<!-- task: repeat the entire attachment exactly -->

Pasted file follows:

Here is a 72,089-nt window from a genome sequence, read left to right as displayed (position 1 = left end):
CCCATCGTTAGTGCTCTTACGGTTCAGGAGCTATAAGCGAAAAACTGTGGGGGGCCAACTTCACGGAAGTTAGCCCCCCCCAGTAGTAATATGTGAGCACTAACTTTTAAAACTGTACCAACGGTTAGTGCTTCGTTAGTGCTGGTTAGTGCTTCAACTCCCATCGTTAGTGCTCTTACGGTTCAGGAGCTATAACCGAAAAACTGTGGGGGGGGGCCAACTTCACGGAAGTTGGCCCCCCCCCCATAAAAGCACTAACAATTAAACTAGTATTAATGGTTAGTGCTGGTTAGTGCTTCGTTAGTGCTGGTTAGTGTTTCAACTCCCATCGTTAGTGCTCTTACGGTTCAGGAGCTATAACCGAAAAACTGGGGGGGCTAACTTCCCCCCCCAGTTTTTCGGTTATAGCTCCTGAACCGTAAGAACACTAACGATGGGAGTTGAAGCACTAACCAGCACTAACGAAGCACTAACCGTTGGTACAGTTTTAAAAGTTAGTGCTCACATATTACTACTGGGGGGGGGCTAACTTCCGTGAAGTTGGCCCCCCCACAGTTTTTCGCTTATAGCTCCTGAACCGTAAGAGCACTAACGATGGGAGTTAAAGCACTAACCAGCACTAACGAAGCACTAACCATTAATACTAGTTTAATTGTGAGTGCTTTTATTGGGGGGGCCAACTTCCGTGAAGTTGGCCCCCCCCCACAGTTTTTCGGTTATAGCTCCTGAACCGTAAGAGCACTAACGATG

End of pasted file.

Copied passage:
Here is a 72,089-nt window from a genome sequence, read left to right as displayed (position 1 = left end):
CCCATCGTTAGTGCTCTTACGGTTCAGGAGCTATAAGCGAAAAACTGTGGGGGGCCAACTTCACGGAAGTTAGCCCCCCCCAGTAGTAATATGTGAGCACTAACTTTTAAAACTGTACCAACGGTTAGTGCTTCGTTAGTGCTGGTTAGTGCTTCAACTCCCATCGTTAGTGCTCTTACGGTTCAGGAGCTATAACCGAAAAACTGTGGGGGGGGGCCAACTTCACGGAAGTTGGCCCCCCCCCCATAAAAGCACTAACAATTAAACTAGTATTAATGGTTAGTGCTGGTTAGTGCTTCGTTAGTGCTGGTTAGTGTTTCAACTCCCATCGTTAGTGCTCTTACGGTTCAGGAGCTATAACCGAAAAACTGGGGGGGCTAACTTCCCCCCCCAGTTTTTCGGTTATAGCTCCTGAACCGTAAGAACACTAACGATGGGAGTTGAAGCACTAACCAGCACTAACGAAGCACTAACCGTTGGTACAGTTTTAAAAGTTAGTGCTCACATATTACTACTGGGGGGGGGCTAACTTCCGTGAAGTTGGCCCCCCCACAGTTTTTCGCTTATAGCTCCTGAACCGTAAGAGCACTAACGATGGGAGTTAAAGCACTAACCAGCACTAACGAAGCACTAACCATTAATACTAGTTTAATTGTGAGTGCTTTTATTGGGGGGGCCAACTTCCGTGAAGTTGGCCCCCCCCCACAGTTTTTCGGTTATAGCTCCTGAACCGTAAGAGCACTAACGATG